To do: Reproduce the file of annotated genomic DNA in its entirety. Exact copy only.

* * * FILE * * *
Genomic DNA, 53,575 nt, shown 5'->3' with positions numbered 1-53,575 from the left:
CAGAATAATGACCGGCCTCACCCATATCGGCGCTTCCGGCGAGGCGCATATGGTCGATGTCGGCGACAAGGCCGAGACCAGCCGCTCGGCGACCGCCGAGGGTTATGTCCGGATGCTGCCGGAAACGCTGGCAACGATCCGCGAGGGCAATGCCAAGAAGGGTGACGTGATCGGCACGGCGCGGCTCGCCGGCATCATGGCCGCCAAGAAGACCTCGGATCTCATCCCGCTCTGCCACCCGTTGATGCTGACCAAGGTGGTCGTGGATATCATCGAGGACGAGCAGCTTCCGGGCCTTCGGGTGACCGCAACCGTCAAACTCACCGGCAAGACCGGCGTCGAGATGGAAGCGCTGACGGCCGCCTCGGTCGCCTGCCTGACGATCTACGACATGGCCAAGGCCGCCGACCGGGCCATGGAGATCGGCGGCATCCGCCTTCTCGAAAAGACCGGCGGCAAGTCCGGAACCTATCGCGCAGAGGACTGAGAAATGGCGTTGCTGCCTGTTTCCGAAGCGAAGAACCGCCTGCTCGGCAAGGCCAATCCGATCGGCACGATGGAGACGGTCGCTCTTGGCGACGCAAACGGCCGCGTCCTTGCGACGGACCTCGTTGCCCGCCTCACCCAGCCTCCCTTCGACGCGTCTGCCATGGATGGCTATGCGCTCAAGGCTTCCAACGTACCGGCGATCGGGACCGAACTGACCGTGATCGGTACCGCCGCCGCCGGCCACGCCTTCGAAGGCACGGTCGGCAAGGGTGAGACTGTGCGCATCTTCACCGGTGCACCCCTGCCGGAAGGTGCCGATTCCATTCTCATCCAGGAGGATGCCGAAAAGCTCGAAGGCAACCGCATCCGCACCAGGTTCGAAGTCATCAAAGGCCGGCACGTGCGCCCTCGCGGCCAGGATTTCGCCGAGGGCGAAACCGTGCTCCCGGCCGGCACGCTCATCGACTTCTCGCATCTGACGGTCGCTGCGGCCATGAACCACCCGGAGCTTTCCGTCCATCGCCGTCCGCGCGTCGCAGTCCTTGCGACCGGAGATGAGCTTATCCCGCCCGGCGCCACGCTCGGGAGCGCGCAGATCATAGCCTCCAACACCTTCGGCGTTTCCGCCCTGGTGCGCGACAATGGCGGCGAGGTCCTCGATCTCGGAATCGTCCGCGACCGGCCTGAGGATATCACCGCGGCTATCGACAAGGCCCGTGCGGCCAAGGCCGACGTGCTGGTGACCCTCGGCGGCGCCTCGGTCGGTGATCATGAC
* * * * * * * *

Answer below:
Genomic DNA, 53,575 nt, shown 5'->3' with positions numbered 1-53,575 from the left:
CAGAATAATGACCGGCCTCACCCATATCGGCGCTTCCGGCGAGGCGCATATGGTCGATGTCGGCGACAAGGCCGAGACCAGCCGCTCGGCGACCGCCGAGGGTTATGTCCGGATGCTGCCGGAAACGCTGGCAACGATCCGCGAGGGCAATGCCAAGAAGGGTGACGTGATCGGCACGGCGCGGCTCGCCGGCATCATGGCCGCCAAGAAGACCTCGGATCTCATCCCGCTCTGCCACCCGTTGATGCTGACCAAGGTGGTCGTGGATATCATCGAGGACGAGCAGCTTCCGGGCCTTCGGGTGACCGCAACCGTCAAACTCACCGGCAAGACCGGCGTCGAGATGGAAGCGCTGACGGCCGCCTCGGTCGCCTGCCTGACGATCTACGACATGGCCAAGGCCGCCGACCGGGCCATGGAGATCGGCGGCATCCGCCTTCTCGAAAAGACCGGCGGCAAGTCCGGAACCTATCGCGCAGAGGACTGAGAAATGGCGTTGCTGCCTGTTTCCGAAGCGAAGAACCGCCTGCTCGGCAAGGCCAATCCGATCGGCACGATGGAGACGGTCGCTCTTGGCGACGCAAACGGCCGCGTCCTTGCGACGGACCTCGTTGCCCGCCTCACCCAGCCTCCCTTCGACGCGTCTGCCATGGATGGCTATGCGCTCAAGGCTTCCAACGTACCGGCGATCGGGACCGAACTGACCGTGATCGGTACCGCCGCCGCCGGCCACGCCTTCGAAGGCACGGTCGGCAAGGGTGAGACTGTGCGCATCTTCACCGGTGCACCCCTGCCGGAAGGTGCCGATTCCATTCTCATCCAGGAGGATGCCGAAAAGCTCGAAGGCAACCGCATCCGCACCAGGTTCGAAGTCATCAAAGGCCGGCACGTGCGCCCTCGCGGCCAGGATTTCGCCGAGGGCGAAACCGTGCTCCCGGCCGGCACGCTCATCGACTTCTCGCATCTGACGGTCGCTGCGGCCATGAACCACCCGGAGCTTTCCGTCCATCGCCGTCCGCGCGTCGCAGTCCTTGCGACCGGAGATGAGCTTATCCCGCCCGGCGCCACGCTCGGGAGCGCGCAGATCATAGCCTCCAACACCTTCGGCGTTTCCGCCCTGGTGCGCGACAATGGCGGCGAGGTCCTCGATCTCGGAATCGTCCGCGACCGGCCTGAGGATATCACCGCGGCTATCGACAAGGCCCGTGCGGCCAAGGCCGACGTGCTGGTGACCCTCGGCGGCGCCTCGGTCGGTGATCATGAC